Why we ran it: To assess if Cupra’s first own-branded car feels like the real deal or just a Seat made too sporty for its own good
Life with a Cupra Ateca: Month 5
We’ve just spent the past five months living with the Seat sub-brand’s highperformance SUV. So how has it fared? - 24th July 2019
One of the Cupra Ateca’s more surprising capabilities – of which there are several – is to start conversations. I’ve had quite a few with complete strangers, each of them baffled by the origins of its elaborate copper-hued grille badge.
“What is it?” is invariably the question when checking out what appears to be a very mainstream car bearing a badge they’ve never seen before. Most are happy with my “a high-performance Seat” answer, and most are then strangely uninterested in knowing any more about the Spanish company’s new sub-brand.
I mentioned more surprises, and one is the performance. This is a mid-size SUV with the performance of a potent hot hatch. You have 296 turbocharged horsepower to deploy and an at least as effective 295lb ft firing at all four wheels between 2000 and 5200rpm. The effect is to propel 1615kg of Nevada white Cupra to 62mph in 5.2sec and on to 153mph. That’s undeniably rapid, but it only occurs when you take steps to overcome the seven-speed dual-clutch automatic gearbox’s desire to set the highest possible fuel-saving score in Comfort mode, and its rather unreasonable need to think long and hard when you suddenly want to go.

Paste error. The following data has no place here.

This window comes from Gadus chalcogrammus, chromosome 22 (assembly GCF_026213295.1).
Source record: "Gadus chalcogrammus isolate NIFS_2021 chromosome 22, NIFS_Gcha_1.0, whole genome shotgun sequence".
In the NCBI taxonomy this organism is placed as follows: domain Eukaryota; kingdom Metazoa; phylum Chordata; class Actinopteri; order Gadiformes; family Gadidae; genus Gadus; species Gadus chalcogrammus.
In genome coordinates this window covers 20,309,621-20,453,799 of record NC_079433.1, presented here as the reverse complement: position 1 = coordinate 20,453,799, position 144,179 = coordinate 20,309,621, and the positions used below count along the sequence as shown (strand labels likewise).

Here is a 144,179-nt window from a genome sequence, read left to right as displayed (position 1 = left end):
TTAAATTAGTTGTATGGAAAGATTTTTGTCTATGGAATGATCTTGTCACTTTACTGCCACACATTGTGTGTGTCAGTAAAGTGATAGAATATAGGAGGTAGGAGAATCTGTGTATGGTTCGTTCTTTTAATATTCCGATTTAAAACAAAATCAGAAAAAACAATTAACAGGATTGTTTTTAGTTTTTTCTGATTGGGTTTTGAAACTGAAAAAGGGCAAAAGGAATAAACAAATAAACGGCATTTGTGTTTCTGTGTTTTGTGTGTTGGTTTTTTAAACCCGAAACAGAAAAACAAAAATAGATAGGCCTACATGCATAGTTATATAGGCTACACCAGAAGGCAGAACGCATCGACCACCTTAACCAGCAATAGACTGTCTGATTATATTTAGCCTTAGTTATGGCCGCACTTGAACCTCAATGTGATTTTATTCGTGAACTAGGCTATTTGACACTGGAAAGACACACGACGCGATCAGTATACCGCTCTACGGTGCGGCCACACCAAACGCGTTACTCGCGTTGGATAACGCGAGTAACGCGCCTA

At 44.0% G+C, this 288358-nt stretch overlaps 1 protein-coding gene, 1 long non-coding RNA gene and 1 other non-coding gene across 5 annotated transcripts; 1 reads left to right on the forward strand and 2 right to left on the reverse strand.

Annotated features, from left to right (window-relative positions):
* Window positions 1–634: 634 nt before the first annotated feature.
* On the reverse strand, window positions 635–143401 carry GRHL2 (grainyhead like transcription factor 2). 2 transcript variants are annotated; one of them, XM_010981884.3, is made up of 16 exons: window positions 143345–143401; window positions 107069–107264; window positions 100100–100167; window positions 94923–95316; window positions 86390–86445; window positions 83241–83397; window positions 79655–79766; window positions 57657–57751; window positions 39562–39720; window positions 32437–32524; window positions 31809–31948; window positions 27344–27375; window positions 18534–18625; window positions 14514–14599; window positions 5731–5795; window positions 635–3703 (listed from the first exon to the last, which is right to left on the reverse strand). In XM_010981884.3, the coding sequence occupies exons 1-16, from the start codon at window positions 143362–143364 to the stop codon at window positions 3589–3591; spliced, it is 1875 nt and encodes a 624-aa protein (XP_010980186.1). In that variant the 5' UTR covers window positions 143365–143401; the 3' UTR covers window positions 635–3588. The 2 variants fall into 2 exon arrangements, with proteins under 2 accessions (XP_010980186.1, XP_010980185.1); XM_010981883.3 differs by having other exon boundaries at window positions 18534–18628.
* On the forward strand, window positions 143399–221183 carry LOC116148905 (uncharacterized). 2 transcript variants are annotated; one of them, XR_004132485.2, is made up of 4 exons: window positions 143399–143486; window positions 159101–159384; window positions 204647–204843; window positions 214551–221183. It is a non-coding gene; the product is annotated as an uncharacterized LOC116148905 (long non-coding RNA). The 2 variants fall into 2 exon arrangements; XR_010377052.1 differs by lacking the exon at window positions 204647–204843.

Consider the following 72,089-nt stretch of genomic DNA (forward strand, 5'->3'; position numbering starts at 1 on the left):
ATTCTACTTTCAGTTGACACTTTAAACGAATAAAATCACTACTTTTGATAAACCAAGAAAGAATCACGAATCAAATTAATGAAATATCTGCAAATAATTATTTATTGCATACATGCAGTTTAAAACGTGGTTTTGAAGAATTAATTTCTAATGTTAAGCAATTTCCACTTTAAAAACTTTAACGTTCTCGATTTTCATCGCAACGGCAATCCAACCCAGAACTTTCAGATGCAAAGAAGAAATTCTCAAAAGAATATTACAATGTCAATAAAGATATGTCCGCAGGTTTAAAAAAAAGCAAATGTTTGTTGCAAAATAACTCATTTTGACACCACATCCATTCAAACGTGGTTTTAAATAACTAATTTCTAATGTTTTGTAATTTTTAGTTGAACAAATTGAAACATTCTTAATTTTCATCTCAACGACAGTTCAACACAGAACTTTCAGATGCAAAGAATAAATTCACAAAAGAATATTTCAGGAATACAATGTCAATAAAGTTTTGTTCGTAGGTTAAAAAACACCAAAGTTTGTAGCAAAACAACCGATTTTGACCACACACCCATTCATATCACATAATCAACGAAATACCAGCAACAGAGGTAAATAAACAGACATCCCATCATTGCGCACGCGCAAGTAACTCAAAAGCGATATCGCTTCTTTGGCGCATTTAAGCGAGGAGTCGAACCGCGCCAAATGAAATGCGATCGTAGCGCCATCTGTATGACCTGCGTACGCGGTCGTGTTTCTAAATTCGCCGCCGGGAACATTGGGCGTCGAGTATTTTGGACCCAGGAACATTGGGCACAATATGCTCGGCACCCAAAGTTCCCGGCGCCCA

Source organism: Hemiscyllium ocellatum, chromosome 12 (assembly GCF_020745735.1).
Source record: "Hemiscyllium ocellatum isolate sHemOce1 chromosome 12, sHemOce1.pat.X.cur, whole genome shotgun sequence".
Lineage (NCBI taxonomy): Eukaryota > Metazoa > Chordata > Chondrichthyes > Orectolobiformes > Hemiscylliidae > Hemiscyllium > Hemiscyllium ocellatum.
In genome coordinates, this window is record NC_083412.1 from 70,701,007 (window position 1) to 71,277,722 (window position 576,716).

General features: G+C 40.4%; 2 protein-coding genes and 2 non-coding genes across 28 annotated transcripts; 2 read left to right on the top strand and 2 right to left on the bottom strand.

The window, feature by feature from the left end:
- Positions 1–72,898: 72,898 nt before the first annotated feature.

The DSG transmission’s ability to hide most of that 296bhp beneath a blanket of electronic indecision amounts to the most frustrating counterbalance to the Ateca’s many positive surprises. Trample the throttle to overtake in Comfort mode and there’s a sizeable pause before the Ateca responds. It’s mere fractions in reality, but it can prompt the aborting of a manoeuvre. The same can occur when attempting to exit a side road into fast-flowing traffic, this mission also at times abandoned for the same reason.
Why not choose Sport mode, which quickens the cogs’ reactions? Because that firms an already over-firm ride to the point of discomfort on the kinds of road surfaces of which this country has too many. It also has the transmission running in lower gears than necessary a lot of the time. A better solution might be to individually programme the Ateca’s multiple modes, except that you can’t quicken gear selection without having the brain hold onto them for longer. The slack response of the Volkswagen Group’s DSG transmission can be experienced in multiple models across the brands and is pretty frustrating at times.